Retail Metrics: An Introduction
We wish that retail was all fun. If you’re like a lot of the people we work with, you have a passion for your product, your customers, your employees, and couldn’t imagine doing something different. Retailers get to be curators for their local markets that influence fashion, home design, sports trends, and so many other markets. There’s so much to love about retail.
But, there’s always a but. Retail also takes a lot of work and in order to compete in today’s market, it’s essential that independent retailers gain an understanding of what drives a successful retail business. It’s quite possible that your intuition alone is enough to make you successful but our hope is that you can let data from your business drive your intuition rather than go in blind and hope your Midas touch sticks.
We’re going to continue our normal content around retail marketing, design, process, and other pieces of retail that we love but we also want to provide you with real value that lets you grow your business, even the less-fun pieces. If you see that this info is important but need a little more help, feel free to reach out and we’d be happy to help you navigate through these important retail metrics.
Retail Metrics: Using GMROI
It’s time to talk the sexiest thing in retail, business analytics; which is a fancy way to say math. The idea of math being the most appealing part of your retail business may be up for debate, however, what’s not up for debate is how useful it can be for your business. Everywhere we go we keep hearing buzz-words like ‘Analytics’, ‘Big Data’, or ‘Pizza doesn’t count as a vegetable’ but how do they apply to an independent retailer? Well first and foremost, whoever says pizza isn’t a vegetable, is wrong and I will die on that hill. The truth is that analytics equips and encourages you to make sound business decisions substantiated by more than sheer intuition. For starters, let’s talk about one of my favorite retail metrics that you can leverage for your business, GMROI.
GMROI stands for Gross Margin Return on Investment, it allows us to get a quick look at the average amount that the inventory returns above its cost. Before we talk about using the number, let’s talk about what numbers we need and how we can calculate it.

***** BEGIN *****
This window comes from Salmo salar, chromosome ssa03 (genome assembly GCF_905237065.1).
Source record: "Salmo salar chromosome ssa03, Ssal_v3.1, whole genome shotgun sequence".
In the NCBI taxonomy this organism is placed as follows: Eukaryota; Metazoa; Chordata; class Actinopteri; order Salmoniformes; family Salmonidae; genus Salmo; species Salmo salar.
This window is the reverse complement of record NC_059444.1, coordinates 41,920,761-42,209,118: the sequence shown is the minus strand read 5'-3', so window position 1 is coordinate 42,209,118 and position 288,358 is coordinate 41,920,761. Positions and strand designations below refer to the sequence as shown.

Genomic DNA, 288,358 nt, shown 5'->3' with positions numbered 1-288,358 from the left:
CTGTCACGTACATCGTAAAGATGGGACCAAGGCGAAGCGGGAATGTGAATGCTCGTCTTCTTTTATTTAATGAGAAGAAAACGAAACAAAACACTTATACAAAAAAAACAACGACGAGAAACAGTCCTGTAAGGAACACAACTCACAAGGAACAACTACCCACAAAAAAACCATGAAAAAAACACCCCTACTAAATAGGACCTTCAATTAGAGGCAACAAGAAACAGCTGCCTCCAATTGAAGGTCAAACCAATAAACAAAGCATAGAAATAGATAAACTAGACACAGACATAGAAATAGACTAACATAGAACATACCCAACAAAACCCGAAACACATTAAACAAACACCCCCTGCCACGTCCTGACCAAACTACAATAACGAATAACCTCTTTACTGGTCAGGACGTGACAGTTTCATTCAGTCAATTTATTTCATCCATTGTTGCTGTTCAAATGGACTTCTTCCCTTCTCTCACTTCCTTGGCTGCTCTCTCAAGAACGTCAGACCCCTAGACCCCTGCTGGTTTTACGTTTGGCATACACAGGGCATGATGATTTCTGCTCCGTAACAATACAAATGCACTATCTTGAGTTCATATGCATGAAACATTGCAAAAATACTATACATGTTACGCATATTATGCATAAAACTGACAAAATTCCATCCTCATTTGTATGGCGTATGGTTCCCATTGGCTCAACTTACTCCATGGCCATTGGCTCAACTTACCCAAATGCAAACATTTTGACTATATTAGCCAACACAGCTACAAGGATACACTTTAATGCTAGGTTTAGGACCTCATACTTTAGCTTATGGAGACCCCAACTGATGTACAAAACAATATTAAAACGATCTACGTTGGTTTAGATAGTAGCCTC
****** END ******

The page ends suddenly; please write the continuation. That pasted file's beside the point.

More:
Numbers needed to Calculate GMROI:
- Revenue – The total of revenue for the time period you’re doing the calculation for
- Cost of Goods Sold – The price you paid for your inventory over this time, by finding revenue and Cost of Goods Sold this allows us to calculate our Gross Margin
- Gross Margin – The total amount of Revenue remaining after the cost of goods sold is subtracted.
- Average Inventory Cost – Represents the average cost of your inventory over the time period being evaluated. This allows your business to track inventory losses that may have occurred due to theft or shrinkage, or due to damaged goods caused by mishandling. It also accounts for any perishable inventory that has expired.
Now that we have defined a few terms we will be using, let’s talk about how to Calculate GMROI. The two figures used to calculate GMROI are Gross Margin and Average Inventory Cost. Gross Margin is calculated by taking Revenue – Cost of Goods Sold (Gross Margin = Revenue – Cost of Goods Sold). Average inventory cost is the average cost of your ending inventory divided by the accounting period you are looking into. Let’s look at an example to illustrate all of this.
Figures we will start with:
Revenue for Q3: 250,000
Cost of Good Sold: 100,000
Ending Inventory (8/31/2017): 35,000
Ending Inventory (9/30/2017): 42,000
Ending Inventory (10/31/2017): 30,000
First, let’s get our Gross Margin, to do this we will take our Revenue (250,000) – our Cost of Goods Sold (100,000). Our Gross Margin would then be 150,000. Next, let’s look at Average Inventory Cost. To do this we will take the total of ending inventory for the months outlined above divided by the number of timer periods (3)
So we will have:
- Totals of ending inventory: (35,000+42,000+30,000) = 107,000
- Number of time periods: 3
- Average Inventory Cost: 107,000/3 = 35,667
Now for the Final Calculation:
- Gross Margin: 150,000
- Average Inventory Cost: 35,667
- GMROI: (150,000 / 35,667) = 4.21
Why Does GMROI Even Matter?
So we went through the full process to get our GMROI of 4.21, but how do we begin to use this to understand your business? The way I like to view GMROI is a simple breakdown like this:
- GMROI of 1 or above: You paid for the cost of your inventory
- GMROI of 2 or above: You paid for the cost of your inventory + your utilities, and other bills associated with your store.
- GMROI of 3 or above: You get to pay yourself.
Although simple, GMROI allows us to get a quick glimpse at the health and success of your store. By tracking GMROI periodically, you can begin to understand and attribute the causes for success. If you want to talk more about how you can leverage GMROI and other key retail metrics for your stores, feel free to fill out a form on our website and we’d love to talk.